A ceasefire in the war on drugs
posted at 5:01 pm on January 6, 2013 by Jazz Shaw
It’s a conversation which seem to keep coming up year after year. Has the “war on drugs” been a complete bust? (If you’ll pardon the pun.) After more than forty years it seems like an increasing chorus of voices are calling for a new approach to a problem where we just don’t seem to be making much progress. But now the Wall Street Journal is getting in on the act, asking, “Have we lost the war on drugs?”
President Richard Nixon declared a “war on drugs” in 1971. The expectation then was that drug trafficking in the United States could be greatly reduced in a short time through federal policing—and yet the war on drugs continues to this day. The cost has been large in terms of lives, money and the well-being of many Americans, especially the poor and less educated. By most accounts, the gains from the war have been modest at best…
The decriminalization of both drug use and the drug market won’t be attained easily, as there is powerful opposition to each of them. The disastrous effects of the American war on drugs are becoming more apparent, however, not only in the U.S. but beyond its borders. Former Mexican President Felipe Calderon has suggested “market solutions” as one alternative to the problem. Perhaps the combined efforts of leaders in different countries can succeed in making a big enough push toward finally ending this long, enormously destructive policy experiment.
It’s a rather clinical, emotionless analysis if you read the entire thing, but perhaps that’s the best approach if we’re to have a serious discussion about it. The entire concept of drug legalization – or, at a minimum, decriminalization – seems to be a study in mixed emotions for conservatives. And that may explain, at least in part, why there doesn’t seem to be much movement in either direction on this. On the one hand, the normal libertarian, “keep the government out of my business” tendencies of many Republicans seem like they should find the concept of decriminalization appealing. Further, the idea of the individual accepting personal responsibility for the consequences of their choices rather than having the nanny state dictate their actions certainly sounds like a natural fit for conservatives. And finally, the cost to federal and state budgets for fighting this war – well described in the WSJ editorial – looks like an appetizing potential target for cost cutters.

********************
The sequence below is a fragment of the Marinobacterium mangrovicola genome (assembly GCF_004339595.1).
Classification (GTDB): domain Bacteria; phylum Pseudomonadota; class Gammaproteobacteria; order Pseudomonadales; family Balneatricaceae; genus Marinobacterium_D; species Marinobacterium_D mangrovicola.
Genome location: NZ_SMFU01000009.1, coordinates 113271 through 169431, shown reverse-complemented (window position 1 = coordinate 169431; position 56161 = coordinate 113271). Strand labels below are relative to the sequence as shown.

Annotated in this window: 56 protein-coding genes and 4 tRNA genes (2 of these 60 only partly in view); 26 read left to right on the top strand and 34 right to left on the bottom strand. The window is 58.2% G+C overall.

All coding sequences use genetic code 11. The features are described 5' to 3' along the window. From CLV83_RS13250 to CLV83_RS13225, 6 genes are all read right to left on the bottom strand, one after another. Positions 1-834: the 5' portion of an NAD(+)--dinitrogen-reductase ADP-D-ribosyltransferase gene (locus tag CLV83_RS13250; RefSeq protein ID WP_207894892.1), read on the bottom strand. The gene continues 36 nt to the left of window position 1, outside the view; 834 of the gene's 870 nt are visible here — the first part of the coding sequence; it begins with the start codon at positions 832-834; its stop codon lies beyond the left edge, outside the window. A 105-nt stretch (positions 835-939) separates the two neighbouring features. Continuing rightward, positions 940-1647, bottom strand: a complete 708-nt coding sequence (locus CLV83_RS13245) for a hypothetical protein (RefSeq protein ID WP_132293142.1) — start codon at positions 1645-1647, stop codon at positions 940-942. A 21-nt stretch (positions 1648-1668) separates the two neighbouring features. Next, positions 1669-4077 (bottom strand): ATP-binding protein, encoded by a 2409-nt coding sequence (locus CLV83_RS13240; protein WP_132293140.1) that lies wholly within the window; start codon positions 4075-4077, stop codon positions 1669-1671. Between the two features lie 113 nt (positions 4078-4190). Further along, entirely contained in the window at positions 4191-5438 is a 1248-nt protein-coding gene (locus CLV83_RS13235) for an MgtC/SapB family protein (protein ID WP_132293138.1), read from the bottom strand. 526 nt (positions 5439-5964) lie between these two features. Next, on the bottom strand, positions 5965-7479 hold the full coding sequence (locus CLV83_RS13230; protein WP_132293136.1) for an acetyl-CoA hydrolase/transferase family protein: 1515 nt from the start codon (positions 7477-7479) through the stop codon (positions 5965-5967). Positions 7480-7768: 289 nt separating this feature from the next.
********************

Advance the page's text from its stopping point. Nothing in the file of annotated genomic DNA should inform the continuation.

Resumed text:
But there are obviously factors which make this a difficult proposal to sell on the starboard side of the aisle, and perhaps the first – and biggest – is purely ideological. For too many conservatives, it seems as if one of the chief arguments against decriminalization is that it’s something that liberals want, and thus it must, by definition, be a bad idea. Further, there’s that whole “pot smoking hippie” thing. The idea of doing anything to make them happier will drive away Republicans in droves, unfortunately.
And are the arguments I laid out above all that salable among 21st century conservatives? Not all Republicans are small “L” libertarian by nature, particularly those who self identify as social or national defense conservatives. And when it comes to personal responsibility, the counter-argument can quickly be made that those who choose to engage in drug abuse never really face those consequences because societal safety nets not only catch them when they fall, but spread the cost of their rescue out among the rest of us. As to the cost savings, well… that one would be pretty hard to argue with, at least in terms of the raw bills for enforcement and incarceration.
Still, it seems to me that this war has been a losing proposition for some time now and has long since passed the point of being unaffordable. If the regular readers of the Wall Street Journal begin absorbing and considering this message, maybe we can find a way to start climbing out of this hole we’ve dug for ourselves. But in the end, I agree with the basic premise… the war on drugs has been a bust.